The other day we visited the Big Water Marina where mostly the sailboats like to hang out. I used to rent their International 420 sailboats back in the 80's after I sold my friend's sailboat. He had a 23 foot Columbian and had moved overseas. He kept it on Hartwell Lake. When his former secretary became too big from her pregnancy to keep up with her husband, toddler and her former boss's sailboat, she brought me the keys.  I spent all my weekends on the boat most of the summer,  but unfortunately, I sold it quickly for the owner, which meant I had no freebie to use anymore.

The new owner, who had sailed with me many times on the boat before buying it, never once invited me out on it, after he bought it. So I started sailing the International 420's out of Big Water Marina which is located on the big water section of the lake. Hey, I bet you never guessed that!

I was thinking of buying a sailboat to spend the weekends on and join the yacht club. (This was back in the 80's).  I had spent two racing seasons crewing as an invited guest on a J-24 sailboat with other yacht club members. At the time I was an executive, firmly settled in my career and home.  It seemed natural to look to acquire a weekend escape. I was doing the yuppie thing.

But somewhere along the line, my ideas changed, my dreams pressed me into escaping yuppie world and moving out to sea. Literally!  I ended up working on big gorgeous sailboats that took me to exotic locations. The first year, I made about 20% of my former salary. But I didn't care. Money isn't everything. I had the time of my life and loved every moment.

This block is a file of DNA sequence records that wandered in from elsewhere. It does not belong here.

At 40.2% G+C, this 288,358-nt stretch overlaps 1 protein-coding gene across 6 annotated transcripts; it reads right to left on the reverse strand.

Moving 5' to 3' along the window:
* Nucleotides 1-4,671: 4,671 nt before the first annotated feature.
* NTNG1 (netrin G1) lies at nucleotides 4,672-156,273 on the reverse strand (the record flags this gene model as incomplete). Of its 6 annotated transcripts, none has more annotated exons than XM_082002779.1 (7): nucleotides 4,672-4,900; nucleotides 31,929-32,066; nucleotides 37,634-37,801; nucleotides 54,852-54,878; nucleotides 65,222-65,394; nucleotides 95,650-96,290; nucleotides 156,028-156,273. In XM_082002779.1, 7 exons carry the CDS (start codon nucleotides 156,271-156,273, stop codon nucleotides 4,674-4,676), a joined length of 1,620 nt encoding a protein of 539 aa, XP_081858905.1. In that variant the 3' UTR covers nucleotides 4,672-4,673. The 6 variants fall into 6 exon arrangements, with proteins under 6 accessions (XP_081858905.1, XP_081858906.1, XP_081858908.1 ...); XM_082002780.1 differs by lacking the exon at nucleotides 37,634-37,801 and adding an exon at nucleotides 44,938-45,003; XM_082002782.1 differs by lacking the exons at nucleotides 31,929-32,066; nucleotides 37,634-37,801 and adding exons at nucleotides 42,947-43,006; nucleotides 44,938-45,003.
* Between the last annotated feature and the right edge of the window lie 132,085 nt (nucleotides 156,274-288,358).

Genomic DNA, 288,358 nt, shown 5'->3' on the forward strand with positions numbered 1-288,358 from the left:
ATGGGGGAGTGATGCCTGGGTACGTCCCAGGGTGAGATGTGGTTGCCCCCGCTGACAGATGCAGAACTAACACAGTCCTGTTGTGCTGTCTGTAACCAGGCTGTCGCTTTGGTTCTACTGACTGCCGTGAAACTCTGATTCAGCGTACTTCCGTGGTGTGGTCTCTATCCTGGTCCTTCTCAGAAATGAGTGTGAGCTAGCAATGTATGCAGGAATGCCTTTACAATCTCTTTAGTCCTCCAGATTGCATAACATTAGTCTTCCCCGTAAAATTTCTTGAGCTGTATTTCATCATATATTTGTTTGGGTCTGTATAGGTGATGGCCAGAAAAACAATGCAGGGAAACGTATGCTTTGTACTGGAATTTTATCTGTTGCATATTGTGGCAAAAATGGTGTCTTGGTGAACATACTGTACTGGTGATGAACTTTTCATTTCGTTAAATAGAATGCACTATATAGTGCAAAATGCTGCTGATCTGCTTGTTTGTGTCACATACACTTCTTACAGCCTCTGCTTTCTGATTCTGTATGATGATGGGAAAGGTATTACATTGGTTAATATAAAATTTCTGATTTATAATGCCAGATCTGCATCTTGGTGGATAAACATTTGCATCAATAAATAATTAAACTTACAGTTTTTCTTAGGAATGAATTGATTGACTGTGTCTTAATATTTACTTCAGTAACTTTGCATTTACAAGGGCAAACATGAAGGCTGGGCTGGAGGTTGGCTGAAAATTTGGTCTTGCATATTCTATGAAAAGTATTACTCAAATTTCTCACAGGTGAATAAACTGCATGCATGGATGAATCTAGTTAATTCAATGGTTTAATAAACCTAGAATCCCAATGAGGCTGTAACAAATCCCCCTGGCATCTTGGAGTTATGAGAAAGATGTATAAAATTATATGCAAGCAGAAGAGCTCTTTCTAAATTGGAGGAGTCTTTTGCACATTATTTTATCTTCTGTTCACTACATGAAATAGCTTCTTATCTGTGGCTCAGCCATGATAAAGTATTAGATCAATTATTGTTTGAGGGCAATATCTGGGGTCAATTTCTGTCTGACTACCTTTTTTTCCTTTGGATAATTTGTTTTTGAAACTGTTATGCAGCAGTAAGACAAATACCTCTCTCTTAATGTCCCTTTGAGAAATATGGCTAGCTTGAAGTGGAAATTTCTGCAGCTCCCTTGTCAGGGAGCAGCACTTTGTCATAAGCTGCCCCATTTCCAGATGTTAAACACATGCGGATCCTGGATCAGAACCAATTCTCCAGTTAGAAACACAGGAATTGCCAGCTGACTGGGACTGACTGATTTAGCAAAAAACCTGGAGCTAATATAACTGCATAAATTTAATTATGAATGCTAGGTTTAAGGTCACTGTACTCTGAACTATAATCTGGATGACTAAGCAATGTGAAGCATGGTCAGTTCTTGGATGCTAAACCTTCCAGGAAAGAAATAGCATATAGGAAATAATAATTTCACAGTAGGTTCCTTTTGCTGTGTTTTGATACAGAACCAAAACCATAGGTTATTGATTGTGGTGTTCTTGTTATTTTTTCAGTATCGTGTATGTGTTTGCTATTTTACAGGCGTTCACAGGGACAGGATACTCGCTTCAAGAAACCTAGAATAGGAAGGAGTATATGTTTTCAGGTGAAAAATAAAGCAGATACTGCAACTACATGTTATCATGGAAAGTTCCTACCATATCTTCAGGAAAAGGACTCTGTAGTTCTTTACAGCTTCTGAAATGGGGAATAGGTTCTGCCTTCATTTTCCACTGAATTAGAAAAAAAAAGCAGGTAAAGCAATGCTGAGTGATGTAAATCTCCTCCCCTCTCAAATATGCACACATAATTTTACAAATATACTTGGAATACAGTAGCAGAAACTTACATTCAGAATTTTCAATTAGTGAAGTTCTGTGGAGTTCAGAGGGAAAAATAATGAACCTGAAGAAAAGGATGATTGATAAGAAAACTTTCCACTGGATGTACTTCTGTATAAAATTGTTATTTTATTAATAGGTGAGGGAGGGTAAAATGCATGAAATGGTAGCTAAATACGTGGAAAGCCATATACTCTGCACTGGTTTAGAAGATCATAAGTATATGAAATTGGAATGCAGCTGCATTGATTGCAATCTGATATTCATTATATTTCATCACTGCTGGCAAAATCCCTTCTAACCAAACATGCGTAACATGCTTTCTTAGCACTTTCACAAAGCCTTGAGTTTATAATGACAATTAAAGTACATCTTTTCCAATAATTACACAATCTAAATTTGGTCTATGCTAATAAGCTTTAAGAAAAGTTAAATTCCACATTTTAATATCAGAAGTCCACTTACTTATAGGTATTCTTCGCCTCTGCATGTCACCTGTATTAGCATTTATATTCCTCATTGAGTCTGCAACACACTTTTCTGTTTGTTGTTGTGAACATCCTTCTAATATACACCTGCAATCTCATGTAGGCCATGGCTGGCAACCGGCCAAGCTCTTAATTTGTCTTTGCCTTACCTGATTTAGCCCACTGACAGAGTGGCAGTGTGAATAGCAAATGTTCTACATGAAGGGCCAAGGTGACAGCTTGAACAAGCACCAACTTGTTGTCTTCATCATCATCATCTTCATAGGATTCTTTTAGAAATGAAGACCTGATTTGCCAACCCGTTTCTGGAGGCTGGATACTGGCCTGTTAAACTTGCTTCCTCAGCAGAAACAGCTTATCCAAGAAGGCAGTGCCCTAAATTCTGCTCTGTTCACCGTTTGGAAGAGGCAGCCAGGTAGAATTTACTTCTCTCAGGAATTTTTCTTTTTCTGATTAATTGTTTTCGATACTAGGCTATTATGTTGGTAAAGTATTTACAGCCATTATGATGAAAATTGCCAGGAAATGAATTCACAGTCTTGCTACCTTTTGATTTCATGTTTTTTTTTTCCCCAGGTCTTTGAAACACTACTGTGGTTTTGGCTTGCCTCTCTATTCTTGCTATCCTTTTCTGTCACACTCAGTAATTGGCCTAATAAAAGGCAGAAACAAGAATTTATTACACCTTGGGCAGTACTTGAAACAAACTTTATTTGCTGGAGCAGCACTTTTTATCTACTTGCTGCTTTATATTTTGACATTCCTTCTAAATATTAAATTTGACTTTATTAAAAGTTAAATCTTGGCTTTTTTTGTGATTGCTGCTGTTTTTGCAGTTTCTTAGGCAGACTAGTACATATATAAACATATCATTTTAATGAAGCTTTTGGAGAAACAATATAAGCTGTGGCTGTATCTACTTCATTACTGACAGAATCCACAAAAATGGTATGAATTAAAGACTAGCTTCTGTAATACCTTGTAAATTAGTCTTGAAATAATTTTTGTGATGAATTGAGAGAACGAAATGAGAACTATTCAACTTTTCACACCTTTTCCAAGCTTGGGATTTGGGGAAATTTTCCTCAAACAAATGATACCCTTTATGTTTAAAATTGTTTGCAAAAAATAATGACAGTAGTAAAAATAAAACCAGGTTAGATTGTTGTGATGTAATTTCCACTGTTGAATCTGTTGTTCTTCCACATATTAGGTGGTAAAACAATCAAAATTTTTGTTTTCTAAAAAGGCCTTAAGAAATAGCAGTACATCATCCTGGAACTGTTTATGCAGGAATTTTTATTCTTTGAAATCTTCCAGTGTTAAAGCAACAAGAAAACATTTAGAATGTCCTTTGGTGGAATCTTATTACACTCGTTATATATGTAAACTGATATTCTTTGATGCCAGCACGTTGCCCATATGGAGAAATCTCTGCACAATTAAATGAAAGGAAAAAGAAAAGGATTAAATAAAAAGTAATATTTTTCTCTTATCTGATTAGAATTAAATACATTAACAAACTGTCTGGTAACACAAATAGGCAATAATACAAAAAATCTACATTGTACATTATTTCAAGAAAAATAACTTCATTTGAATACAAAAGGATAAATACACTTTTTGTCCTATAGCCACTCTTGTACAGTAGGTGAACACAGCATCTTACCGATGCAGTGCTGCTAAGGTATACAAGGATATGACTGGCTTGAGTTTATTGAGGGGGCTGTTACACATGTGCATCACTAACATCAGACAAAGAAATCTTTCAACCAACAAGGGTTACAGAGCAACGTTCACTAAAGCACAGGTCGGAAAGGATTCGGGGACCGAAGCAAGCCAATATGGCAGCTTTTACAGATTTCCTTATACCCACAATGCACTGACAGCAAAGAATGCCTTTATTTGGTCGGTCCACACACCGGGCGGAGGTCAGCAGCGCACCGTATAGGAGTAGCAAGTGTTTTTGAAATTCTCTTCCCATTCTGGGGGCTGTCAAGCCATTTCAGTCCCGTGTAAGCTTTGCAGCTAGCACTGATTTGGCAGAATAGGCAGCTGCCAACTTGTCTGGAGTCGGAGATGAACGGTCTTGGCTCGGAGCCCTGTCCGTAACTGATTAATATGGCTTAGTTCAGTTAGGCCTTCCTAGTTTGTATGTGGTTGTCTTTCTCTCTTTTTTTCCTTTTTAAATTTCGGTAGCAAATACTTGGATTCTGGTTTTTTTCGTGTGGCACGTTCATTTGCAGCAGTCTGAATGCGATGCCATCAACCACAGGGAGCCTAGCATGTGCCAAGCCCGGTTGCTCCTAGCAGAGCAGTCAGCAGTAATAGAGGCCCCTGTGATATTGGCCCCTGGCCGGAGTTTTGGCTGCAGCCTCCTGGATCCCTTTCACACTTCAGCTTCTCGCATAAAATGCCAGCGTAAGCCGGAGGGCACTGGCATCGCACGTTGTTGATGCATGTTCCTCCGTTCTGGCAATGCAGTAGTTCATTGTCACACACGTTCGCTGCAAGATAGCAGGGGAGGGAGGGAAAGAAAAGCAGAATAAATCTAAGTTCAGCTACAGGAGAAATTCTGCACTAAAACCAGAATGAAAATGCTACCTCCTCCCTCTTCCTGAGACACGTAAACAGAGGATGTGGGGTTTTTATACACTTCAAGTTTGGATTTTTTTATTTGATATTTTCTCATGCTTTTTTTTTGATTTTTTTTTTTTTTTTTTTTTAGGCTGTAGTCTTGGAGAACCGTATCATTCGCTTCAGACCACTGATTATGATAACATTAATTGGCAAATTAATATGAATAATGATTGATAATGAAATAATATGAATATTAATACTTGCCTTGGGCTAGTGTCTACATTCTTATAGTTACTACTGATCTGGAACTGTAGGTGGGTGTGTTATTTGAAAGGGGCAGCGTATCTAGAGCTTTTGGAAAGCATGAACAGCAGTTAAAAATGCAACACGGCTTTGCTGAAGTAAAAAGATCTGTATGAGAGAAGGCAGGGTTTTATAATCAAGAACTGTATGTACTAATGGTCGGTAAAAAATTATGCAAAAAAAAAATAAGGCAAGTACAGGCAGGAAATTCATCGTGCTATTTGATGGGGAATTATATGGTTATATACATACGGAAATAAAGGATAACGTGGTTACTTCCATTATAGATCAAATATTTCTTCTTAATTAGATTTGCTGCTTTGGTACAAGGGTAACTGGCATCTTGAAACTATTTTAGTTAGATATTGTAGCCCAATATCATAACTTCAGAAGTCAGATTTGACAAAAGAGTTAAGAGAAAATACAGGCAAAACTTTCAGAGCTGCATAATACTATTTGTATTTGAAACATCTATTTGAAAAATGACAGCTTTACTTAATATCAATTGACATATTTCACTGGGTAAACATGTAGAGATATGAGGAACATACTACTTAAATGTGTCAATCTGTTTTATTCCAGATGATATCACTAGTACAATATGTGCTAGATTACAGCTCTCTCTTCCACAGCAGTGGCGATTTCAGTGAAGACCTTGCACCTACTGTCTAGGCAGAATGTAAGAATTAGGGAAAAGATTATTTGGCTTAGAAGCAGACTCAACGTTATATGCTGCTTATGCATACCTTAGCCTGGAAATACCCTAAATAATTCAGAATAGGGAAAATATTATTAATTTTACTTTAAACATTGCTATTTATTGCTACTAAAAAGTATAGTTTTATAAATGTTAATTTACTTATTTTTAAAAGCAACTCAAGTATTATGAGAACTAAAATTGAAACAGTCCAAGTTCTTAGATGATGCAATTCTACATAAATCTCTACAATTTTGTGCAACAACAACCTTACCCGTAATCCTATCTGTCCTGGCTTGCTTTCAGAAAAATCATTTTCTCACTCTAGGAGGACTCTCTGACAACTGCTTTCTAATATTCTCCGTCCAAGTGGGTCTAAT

Now that my body is beat up and ravaged from medical mess, I am oh so grateful I had the presence of mind to run out and do all those adventurous jobs in far flung ports on exquisite yachts.

People try to drag me out boating now, but I am just tired and the body doesn't work like a monkey anymore scrambling around on heeling decks. I probably did thirty or forty thousand miles on sailboats and mind you they only go 1-10 miles per hour as I worked only on monohulls.

I'd rather have the great memories of time past, than try to relive them now on boats. But still people try to drag me out on all manner of boats and seem almost offended when I try to explain, that was then, this is now.

Although...  if it were a large hundred-plus foot sailboat and I could go merely as a passenger and not as crew, I could be tempted to step foot on a sailboat again.

Funny enough, I had a dream recently, that I drove my motorhome to the ocean, stepped on a sailboat and left port for the freedom of the seas. So it could happen again. Never say never.

For now I love life just fine with my doggy in my little old wheel estate.

Earth's Biggest Selection!

1 comment:

  1. You know, I have had a full life, not as much as yours, but a full life. I am settled now and watch my pennies, still working fulltime. Anyway, I am glad I did the things I did when I was young, and have plans to RV fulltime like you. I think it is our spirit that makes us like this. Many people are happy to go no further than 10 miles from their home, their entire lives. I could not ever do that.